I worked on a farm near Cambridge at harvest time and lived in a local pub. Being a farm labourer was hard work with long hours starting very early in the morning which proved particularly difficult after drinking in the pub the following evening. The worst task I was asked to do was to burn a field of stubble armed only with a box of matches and a small tree branch. I had to start in one corner and work my way diagonally across the field, gently beating the flames to keep an even line. This was all very well until the line became longer and longer as I reached the centre. To make matters worse, the hedge surrounding the field caught fire and I had to beat it out with the branch as I kept the rest of it going. Eventually I was left with a small triangle of stubble which petered out, leaving me utterly exhausted.
|Roy Lander and me|
As a student of architecture, it was important for me to spend some time on a building site. The first spell was labouring on a local school building project where I had the tough job of unloading bags of cement. The bags were not only extremely heavy but very hot on my back. I did get the chance to use a dumper truck which I rather enjoyed until my knee got in the way of the bucket while tipping builder's rubble. I ended up with a large bruise and a stiff leg for a week so, although I learned little about building techniques, I became familiar with how to 'go on the sick' as a labourer.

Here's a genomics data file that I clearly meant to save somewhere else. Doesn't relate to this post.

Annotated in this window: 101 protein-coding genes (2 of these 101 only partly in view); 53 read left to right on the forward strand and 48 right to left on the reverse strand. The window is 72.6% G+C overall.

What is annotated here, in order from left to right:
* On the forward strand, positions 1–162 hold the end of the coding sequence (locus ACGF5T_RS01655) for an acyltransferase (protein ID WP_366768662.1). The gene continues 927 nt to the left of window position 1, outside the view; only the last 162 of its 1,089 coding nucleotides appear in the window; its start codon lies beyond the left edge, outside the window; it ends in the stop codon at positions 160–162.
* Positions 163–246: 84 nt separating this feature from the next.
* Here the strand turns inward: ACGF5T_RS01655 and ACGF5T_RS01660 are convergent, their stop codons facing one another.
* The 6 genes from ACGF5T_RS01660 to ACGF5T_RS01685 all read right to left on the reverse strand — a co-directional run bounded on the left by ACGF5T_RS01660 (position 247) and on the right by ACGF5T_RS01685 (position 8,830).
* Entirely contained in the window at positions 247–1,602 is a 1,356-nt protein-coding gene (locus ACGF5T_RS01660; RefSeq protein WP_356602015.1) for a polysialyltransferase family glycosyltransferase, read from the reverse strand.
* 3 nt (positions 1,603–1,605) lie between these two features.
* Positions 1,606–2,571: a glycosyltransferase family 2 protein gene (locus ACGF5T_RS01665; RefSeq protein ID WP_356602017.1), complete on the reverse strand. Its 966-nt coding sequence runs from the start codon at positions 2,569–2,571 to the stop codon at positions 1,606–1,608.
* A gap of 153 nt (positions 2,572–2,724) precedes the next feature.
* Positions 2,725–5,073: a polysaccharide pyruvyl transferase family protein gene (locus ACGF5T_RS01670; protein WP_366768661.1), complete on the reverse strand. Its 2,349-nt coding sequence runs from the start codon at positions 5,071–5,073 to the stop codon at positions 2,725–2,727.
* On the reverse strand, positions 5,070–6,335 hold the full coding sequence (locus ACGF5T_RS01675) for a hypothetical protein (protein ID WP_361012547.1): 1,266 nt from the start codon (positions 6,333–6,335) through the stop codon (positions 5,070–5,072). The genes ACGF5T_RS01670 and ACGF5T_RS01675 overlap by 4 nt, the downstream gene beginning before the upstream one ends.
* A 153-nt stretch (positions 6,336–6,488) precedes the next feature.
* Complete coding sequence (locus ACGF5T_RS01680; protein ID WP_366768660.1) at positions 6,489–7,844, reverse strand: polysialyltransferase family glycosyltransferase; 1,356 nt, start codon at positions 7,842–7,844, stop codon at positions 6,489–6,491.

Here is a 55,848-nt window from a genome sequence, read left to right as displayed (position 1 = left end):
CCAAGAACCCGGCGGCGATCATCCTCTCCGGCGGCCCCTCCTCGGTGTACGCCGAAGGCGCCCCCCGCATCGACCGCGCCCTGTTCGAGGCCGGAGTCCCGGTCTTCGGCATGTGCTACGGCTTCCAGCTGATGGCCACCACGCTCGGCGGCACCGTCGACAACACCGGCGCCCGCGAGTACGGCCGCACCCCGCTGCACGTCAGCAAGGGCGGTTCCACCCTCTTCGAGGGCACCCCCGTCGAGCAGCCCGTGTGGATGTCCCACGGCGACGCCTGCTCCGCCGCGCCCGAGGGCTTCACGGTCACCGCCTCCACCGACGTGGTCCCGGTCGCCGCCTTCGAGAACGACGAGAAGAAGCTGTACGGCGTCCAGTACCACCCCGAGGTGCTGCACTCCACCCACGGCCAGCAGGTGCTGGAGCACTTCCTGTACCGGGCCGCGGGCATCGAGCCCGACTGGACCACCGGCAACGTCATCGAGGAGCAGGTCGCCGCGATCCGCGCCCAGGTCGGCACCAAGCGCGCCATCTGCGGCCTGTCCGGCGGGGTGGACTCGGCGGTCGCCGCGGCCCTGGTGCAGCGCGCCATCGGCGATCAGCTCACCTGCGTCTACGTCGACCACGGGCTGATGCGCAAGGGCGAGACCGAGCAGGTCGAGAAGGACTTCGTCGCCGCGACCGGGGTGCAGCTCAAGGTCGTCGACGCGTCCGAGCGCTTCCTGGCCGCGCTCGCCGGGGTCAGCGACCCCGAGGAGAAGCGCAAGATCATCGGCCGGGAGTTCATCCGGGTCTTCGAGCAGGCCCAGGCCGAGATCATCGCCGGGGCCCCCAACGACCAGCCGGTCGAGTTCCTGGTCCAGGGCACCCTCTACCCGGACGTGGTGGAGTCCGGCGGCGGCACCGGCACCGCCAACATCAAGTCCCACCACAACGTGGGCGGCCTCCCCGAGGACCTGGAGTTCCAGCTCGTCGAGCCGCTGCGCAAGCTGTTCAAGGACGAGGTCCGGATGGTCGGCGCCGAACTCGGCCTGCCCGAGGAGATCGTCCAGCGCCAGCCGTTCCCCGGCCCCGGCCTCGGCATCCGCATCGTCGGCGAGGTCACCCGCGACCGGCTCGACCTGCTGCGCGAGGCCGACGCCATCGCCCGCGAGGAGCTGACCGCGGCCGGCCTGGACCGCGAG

At the end of my third year I spent a more profitable time with John Laing Construction in Birmingham on a large multi-storey housing project. I learned much about the problems of building management as I worked in the programming section of a large site office. My job was to inspect the individual dwellings each day to record progress under the various trade headings and stages e.g. carpenter, joiner, plasterer etc. This information was fed into a master progress chart to be set against the original programme. Any delays would immediately affect the building costs with implications for contract value and possible loss of profit. This experience prepared me for the realities of the building industry.